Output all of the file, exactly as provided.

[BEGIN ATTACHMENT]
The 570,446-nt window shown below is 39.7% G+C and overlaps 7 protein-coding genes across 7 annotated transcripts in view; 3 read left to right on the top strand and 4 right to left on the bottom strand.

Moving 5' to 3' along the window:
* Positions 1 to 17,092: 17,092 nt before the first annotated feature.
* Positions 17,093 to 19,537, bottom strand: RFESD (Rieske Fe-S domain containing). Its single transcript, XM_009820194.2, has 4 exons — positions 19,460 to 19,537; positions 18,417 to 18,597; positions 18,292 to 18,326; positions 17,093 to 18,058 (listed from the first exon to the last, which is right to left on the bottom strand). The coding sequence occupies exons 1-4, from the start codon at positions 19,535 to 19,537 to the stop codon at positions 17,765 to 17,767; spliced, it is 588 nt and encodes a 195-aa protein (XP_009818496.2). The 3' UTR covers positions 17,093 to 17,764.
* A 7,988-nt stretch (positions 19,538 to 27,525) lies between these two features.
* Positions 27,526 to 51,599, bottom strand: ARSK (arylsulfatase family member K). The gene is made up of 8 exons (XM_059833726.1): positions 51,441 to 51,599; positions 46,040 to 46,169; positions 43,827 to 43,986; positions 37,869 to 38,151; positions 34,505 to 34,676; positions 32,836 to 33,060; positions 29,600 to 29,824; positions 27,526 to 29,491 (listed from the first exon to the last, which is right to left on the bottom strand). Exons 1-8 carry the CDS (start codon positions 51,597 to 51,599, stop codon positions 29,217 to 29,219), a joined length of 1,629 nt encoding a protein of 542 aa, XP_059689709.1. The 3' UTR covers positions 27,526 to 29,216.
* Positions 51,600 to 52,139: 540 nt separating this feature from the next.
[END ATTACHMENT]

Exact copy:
The 570,446-nt window shown below is 39.7% G+C and overlaps 7 protein-coding genes across 7 annotated transcripts in view; 3 read left to right on the top strand and 4 right to left on the bottom strand.

Moving 5' to 3' along the window:
* Positions 1 to 17,092: 17,092 nt before the first annotated feature.
* Positions 17,093 to 19,537, bottom strand: RFESD (Rieske Fe-S domain containing). Its single transcript, XM_009820194.2, has 4 exons — positions 19,460 to 19,537; positions 18,417 to 18,597; positions 18,292 to 18,326; positions 17,093 to 18,058 (listed from the first exon to the last, which is right to left on the bottom strand). The coding sequence occupies exons 1-4, from the start codon at positions 19,535 to 19,537 to the stop codon at positions 17,765 to 17,767; spliced, it is 588 nt and encodes a 195-aa protein (XP_009818496.2). The 3' UTR covers positions 17,093 to 17,764.
* A 7,988-nt stretch (positions 19,538 to 27,525) lies between these two features.
* Positions 27,526 to 51,599, bottom strand: ARSK (arylsulfatase family member K). The gene is made up of 8 exons (XM_059833726.1): positions 51,441 to 51,599; positions 46,040 to 46,169; positions 43,827 to 43,986; positions 37,869 to 38,151; positions 34,505 to 34,676; positions 32,836 to 33,060; positions 29,600 to 29,824; positions 27,526 to 29,491 (listed from the first exon to the last, which is right to left on the bottom strand). Exons 1-8 carry the CDS (start codon positions 51,597 to 51,599, stop codon positions 29,217 to 29,219), a joined length of 1,629 nt encoding a protein of 542 aa, XP_059689709.1. The 3' UTR covers positions 27,526 to 29,216.
* Positions 51,600 to 52,139: 540 nt separating this feature from the next.